Tuesday, 15 November 2011

Awakening Experiences

I’m reading a book at the moment called ‘Waking from Sleep’ by Steve Taylor.  It’s a look at different types of spiritual experience and ways to achieve them. Apparently the Victorian poet, Alfred Lord Tennyson practised a form of mantra meditation by silently repeating his name to himself.  'This act frequently induced high-intensity awakening experiences in which he lost all sense of seperateness, and became part of the formless spiritual ‘ground’ of the universe.  As he describes it:
"Individuality itself seemed to dissolve and fade away into boundless being, and this was not a confused state but the clearest, the surest of the surest, utterly beyond words – where death was an almost laughable impossibility – the loss of personality (if so it were) seeming no extinction but the only true life."
Taylor discusses how dancing, meditation, listening to music, contemplating poetry or painting, running, or simply sitting contemplating in silence, can all induce either high-intensity awakening experiences, or something calmer and more peaceful.  I know from my own small experience of meditating how I can lose a sense of boundaries within my body, and I have experienced a great sense of love and peace.  And some people experience transcendent sex -- when you have a mystical experience during the act of sex, without necessarily having any interest in or knowledge of, mysticism or religion.

Epilepsy or other brain conditions can sometimes induce powerful states, too, such as the scientist, Jill Bolte-Taylor, who apparently experienced Nirvikalpa samadhi.

Jill says:
"I could no longer define the boundaries of my body.  I couldn’t define where I began and where I ended. […] My left hemisphere brain chatter went totally silent, just [as though] someone had taken a remote control and pressed the mute button.  At first I was shocked to find myself inside a silent mind.  But I was immediately captivated by the magnificence of the energy around  me… I felt enormous and expansive.  I felt at one with all the energy that was and it was beautiful there…
My spirit soared free like a great whale gliding through a sea of silent euphoria.  Nirvana, I found nirvana…"

And a quote from the author and spiritual teacher Alan Watts, from his autobiography:
"Every morning when I first awaken, I have a feeling of total clarity as to the sense of life, a feeling of myself and the universe as a matter of the utmost simplicity.  “I” and “That which is” are the same.  Always have been and always will be.”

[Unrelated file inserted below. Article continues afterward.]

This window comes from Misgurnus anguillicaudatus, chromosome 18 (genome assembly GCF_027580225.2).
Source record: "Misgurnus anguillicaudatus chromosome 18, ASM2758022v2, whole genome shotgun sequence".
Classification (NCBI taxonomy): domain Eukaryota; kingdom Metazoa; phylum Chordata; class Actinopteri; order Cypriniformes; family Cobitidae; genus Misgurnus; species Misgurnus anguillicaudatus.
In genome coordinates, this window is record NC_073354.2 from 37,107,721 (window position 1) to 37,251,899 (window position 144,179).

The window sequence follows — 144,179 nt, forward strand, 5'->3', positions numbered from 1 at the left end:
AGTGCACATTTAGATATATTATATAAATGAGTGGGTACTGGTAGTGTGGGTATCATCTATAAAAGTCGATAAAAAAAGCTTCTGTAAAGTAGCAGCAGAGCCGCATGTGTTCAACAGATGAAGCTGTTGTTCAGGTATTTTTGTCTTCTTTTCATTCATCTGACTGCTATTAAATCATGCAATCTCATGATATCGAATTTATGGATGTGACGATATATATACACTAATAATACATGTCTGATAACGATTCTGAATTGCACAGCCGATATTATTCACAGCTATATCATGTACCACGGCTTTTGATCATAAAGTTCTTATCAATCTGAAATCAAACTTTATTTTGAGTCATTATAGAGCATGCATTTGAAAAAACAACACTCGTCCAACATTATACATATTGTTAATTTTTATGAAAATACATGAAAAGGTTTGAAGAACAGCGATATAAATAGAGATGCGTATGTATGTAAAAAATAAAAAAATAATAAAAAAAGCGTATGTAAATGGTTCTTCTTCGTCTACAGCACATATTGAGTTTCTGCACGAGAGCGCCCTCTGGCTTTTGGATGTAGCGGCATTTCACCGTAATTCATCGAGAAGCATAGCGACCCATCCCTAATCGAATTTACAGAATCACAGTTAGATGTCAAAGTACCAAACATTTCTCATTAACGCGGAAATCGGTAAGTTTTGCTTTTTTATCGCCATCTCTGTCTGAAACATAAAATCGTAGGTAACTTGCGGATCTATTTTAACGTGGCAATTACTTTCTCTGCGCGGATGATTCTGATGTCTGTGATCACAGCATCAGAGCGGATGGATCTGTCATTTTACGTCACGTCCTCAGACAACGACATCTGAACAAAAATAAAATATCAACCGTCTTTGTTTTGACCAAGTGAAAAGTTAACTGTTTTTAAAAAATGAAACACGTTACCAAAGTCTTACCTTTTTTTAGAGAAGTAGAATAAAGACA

I read an article recently about how it’s common for astronauts to have deeply spiritual feelings or experiences.  Since then, a quick search on Google reveals just how common an experience this is and it even has a name, the overview effect.  It is said to be a similar effect that is experienced by Buddhist monks whilst meditating.

Here's an interesting article about the first 24 astronauts on the moon -- upon their return most of the astronauts found their perspective on life to be considerably changed.

Astronaut Edgar Mitchell, who rode on Apollo 16 in 1971 describes how a feeing of bliss, timelessness, and connectedness began to overwhelm him. He describes becoming instantly and profoundly aware that each of his constituent atoms were connected to the fragile planet he saw in the window and to every other atom in the Universe.
"What I do remember is the awesome experience of recognizing the universe was not simply random happenstance…that there was something more operating than just chance."

Astronaut James Irwin founded the religious organization, High Flight Foundation and Charles Duke formed the Duke Ministry for Christ.Mitchell founded the Institute for Noetic Sciences, a leading institute for consciousness studies, upon his return. He also maintains that UFOs are real, and that the US government has been covering them up for 60 years.

Some people say that these astronauts just went a bit crazy upon their return.  And it's a natural reaction, given the tiny constraints of the worldview we normally operate within, which has little time for spirituality and religions, and most view both with the highest degree of scepticism, especially given the recent trend of atheism with people like Richard Dawkins jumping into the fray.  Some might think it's just the physiological effect of being in space, and that the chemicals in the body produce euphoria-like effects which have us fooled into thinking there is something more mysterious out there.  But, in terms of evolution, humans are puny!  We have a small understanding of the world around us and are currently grappling with science to attempt to make Einstein's theory of relativity fit into the world of quantum physics. We can't discount the vast swathes of mystical experiences on account of not having proof for it yet. We don't have proof to entirely eliminate the possibilities these experiences present, either.  Personally, as a believer in God and a believer in a mysterious universe, I find these experiences continually fascinating.  And I hope one day they point us in the right direction for our own spiritual evolution towards a more peaceful world.

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